Everyone knows we need to thank volunteers. No doubt about it; saying thank you is important. But it’s equally important to affirm our volunteers.

Affirming volunteers is simply letting them know that their work matters. Giving our time costs us something. We need to know that our effort—at this time, in this place—makes a difference to someone; that it accomplishes something positive.

How can you let volunteers know that their work matters?

  • Sharing results: the numbers
    How many children were touched through Sunday school; how many moms participated in Mom’s Day Out? How many plants planted; backpacks handed out; meals served?
  • Sharing results: the intangibles
    Tell them about lives that were touched. When a Mom tells you how a Sunday school lesson was repeated at home; when someone mentions they made a new friend at the picnic; when someone receiving a free meal expresses appreciation . . . Share this with all the volunteers in that ministry.
  • The big picture
    It’s so easy to get bogged down in details. We all need reminders that Sunday school is not babysitting, but connecting kids to Jesus; that the picnic is more than just a good time, it’s people getting connected; that serving a meal is what Jesus was talking about when he said, “I was hungry and you gave me food” (Matthew 25:35 ESV).
  • Go to a wider audience
    When there’s a Sunday school promo video on the church website; when the ministry to the homeless is mentioned in a sermon; when there are photos and stories from the picnic in the monthly newsletter; the volunteer is affirmed.

And, of course, thanking volunteers says you noticed, their work has value to you, and the ministry is grateful.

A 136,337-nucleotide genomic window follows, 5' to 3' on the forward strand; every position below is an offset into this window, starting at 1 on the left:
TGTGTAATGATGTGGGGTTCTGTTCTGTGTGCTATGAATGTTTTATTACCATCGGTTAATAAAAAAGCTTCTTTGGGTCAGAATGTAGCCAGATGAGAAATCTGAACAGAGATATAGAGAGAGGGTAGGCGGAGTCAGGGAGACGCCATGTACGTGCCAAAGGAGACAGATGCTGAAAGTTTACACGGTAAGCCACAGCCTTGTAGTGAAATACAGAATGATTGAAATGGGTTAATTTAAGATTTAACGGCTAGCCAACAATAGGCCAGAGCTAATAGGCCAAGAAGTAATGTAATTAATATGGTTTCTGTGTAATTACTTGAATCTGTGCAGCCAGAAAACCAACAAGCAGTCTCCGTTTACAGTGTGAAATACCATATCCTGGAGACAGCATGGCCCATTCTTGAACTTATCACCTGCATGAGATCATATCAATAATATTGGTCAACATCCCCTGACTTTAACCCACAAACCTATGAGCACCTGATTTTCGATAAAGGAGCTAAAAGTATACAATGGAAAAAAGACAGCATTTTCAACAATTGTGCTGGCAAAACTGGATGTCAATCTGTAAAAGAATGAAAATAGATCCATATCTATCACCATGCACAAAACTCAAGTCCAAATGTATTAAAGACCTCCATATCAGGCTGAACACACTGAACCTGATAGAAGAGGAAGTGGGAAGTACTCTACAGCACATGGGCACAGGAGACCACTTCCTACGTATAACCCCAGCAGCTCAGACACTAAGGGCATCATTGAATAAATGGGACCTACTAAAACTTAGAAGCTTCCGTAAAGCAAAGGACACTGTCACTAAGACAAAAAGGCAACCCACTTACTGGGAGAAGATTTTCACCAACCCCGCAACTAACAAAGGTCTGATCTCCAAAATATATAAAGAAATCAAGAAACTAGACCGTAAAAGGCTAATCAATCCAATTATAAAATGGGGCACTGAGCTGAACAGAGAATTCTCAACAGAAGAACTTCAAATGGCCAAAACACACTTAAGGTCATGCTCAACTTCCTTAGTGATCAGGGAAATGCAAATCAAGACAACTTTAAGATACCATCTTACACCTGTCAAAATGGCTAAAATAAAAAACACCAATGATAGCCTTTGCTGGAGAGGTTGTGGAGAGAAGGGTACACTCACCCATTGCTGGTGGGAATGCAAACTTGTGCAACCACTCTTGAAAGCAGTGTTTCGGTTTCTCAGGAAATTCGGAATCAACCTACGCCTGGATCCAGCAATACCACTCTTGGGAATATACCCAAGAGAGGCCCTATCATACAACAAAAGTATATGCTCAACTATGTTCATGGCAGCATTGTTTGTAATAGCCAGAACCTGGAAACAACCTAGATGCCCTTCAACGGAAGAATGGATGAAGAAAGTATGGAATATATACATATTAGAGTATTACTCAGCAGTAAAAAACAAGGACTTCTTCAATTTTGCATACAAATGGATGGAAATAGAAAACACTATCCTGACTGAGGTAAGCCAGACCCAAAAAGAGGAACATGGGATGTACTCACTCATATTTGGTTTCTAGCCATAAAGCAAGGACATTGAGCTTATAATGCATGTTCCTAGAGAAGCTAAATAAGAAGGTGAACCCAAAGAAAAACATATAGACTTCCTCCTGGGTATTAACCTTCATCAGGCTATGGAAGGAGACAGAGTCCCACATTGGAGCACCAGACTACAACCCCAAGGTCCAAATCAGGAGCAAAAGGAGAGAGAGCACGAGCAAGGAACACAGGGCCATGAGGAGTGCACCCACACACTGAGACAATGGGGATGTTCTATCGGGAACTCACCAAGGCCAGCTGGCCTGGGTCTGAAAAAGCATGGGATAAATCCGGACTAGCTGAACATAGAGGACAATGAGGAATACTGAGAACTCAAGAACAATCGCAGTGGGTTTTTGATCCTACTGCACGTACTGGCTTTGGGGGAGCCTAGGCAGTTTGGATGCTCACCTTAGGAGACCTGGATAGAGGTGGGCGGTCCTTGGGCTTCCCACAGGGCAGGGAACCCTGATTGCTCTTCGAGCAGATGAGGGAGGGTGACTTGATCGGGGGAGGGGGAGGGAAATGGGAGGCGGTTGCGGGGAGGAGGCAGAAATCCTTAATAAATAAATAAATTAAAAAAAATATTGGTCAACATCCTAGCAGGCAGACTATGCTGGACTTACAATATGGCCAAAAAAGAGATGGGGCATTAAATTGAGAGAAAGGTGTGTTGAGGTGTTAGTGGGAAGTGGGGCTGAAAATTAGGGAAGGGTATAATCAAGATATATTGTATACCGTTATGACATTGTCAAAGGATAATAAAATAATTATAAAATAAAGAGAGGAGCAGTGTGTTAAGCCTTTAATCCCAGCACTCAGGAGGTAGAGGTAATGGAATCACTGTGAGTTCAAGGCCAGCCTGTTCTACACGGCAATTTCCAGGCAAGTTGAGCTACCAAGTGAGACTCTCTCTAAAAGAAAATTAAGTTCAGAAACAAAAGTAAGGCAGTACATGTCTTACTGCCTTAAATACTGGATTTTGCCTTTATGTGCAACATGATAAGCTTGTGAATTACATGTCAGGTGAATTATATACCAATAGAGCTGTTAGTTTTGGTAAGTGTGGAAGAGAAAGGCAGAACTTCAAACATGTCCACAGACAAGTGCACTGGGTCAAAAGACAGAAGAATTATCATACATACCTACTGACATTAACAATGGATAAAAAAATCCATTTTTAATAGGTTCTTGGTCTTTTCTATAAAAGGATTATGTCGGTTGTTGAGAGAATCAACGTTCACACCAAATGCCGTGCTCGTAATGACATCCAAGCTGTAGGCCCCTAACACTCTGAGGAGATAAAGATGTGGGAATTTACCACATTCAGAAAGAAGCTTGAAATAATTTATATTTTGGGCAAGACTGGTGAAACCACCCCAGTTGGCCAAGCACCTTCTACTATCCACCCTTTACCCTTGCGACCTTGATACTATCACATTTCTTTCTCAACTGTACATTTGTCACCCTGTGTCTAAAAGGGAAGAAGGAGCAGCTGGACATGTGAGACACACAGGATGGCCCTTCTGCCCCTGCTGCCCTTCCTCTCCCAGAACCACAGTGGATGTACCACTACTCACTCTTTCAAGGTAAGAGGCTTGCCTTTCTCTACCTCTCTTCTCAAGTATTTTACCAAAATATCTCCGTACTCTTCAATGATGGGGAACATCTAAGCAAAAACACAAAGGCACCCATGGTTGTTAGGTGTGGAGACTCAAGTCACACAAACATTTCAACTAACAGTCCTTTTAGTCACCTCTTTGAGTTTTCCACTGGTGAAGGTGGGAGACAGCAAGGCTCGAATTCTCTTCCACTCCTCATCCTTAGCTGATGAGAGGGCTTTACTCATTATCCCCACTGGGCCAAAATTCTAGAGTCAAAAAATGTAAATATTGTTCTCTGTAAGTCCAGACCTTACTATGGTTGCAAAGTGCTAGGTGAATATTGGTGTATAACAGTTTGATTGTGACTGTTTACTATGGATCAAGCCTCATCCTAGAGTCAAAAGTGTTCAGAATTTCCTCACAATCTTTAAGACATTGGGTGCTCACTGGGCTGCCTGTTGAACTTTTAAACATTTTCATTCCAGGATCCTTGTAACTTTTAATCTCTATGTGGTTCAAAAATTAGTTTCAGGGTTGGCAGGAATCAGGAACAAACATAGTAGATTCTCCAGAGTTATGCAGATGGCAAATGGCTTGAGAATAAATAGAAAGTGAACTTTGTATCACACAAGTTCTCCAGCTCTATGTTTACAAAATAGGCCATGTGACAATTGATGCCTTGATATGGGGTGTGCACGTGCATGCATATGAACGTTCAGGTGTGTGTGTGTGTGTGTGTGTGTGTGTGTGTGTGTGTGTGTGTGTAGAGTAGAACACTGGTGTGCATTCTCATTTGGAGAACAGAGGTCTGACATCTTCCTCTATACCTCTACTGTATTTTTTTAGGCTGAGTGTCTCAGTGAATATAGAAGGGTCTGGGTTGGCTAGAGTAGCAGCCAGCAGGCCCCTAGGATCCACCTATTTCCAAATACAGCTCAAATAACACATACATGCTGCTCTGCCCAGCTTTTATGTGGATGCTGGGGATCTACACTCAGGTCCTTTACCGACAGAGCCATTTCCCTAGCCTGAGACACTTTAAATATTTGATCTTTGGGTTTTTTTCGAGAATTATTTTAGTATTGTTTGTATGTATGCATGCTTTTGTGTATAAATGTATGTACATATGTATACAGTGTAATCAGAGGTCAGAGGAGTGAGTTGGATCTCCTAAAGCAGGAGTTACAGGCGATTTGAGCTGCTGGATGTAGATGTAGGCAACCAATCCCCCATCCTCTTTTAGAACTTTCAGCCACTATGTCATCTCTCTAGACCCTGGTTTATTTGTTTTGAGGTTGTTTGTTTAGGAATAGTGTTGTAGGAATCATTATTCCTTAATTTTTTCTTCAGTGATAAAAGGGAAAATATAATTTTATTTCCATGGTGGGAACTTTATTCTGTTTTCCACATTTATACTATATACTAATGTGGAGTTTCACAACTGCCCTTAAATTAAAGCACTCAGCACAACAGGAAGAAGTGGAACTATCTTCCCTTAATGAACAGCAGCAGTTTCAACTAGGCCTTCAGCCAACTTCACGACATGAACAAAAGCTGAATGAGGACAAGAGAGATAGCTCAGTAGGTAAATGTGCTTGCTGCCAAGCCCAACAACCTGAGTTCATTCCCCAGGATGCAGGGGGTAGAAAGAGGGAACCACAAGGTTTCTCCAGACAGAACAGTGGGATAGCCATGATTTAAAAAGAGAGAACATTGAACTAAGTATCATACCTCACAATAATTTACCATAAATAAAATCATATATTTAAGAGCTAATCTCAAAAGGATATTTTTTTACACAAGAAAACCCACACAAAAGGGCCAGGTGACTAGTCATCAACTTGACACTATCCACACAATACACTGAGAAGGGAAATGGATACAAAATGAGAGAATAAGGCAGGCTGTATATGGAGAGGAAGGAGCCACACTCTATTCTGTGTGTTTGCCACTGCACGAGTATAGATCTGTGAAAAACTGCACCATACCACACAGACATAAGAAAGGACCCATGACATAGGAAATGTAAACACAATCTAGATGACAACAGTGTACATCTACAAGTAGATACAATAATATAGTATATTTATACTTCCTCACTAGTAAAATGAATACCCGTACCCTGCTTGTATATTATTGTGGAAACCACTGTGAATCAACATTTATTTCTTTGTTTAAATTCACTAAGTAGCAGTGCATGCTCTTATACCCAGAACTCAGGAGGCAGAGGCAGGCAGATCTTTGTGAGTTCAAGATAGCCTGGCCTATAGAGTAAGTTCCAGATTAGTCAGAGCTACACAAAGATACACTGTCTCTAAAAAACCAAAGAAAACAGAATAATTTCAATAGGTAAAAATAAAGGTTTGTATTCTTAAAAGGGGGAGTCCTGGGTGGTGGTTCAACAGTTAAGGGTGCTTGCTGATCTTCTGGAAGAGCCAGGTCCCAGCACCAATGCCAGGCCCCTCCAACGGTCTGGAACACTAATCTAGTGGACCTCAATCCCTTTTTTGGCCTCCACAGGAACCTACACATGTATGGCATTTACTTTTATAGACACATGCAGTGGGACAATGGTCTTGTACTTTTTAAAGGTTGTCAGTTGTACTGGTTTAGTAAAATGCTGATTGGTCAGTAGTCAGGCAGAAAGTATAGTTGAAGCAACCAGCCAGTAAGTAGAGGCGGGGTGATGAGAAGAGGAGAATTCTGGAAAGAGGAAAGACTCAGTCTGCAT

A few additional thoughts on saying thank you:

  • Be sincere. Don’t give the impression that saying thank you is something on your to-do list.
  • Be specific. “Thank you for helping with clean up . . . staying with Jimmy until he calmed down . . . for filling in for Joe last week.”
  • Receiving a handwritten card in the mail with a couple sentences appreciation is perhaps the most universally appreciated way to thank volunteers.
  • People often like a simple, even silly, little gift with a thank you message, such as a roll of Life Savers candy with a note: “You are a life saver.”
  • If you like being efficient, combine a thank you with getting work done. Have your next team meeting at a coffee shop and pay for the beverages.
  • Bigger thank you events, like a volunteer appreciation lunch, can fun. But a couple of cautions . . . Some people love public recognition; others hate it. Statistics show that although 60% of the organizations surveyed hold formal gatherings to thank volunteers, only 20% of volunteers like to be thanked in this way.


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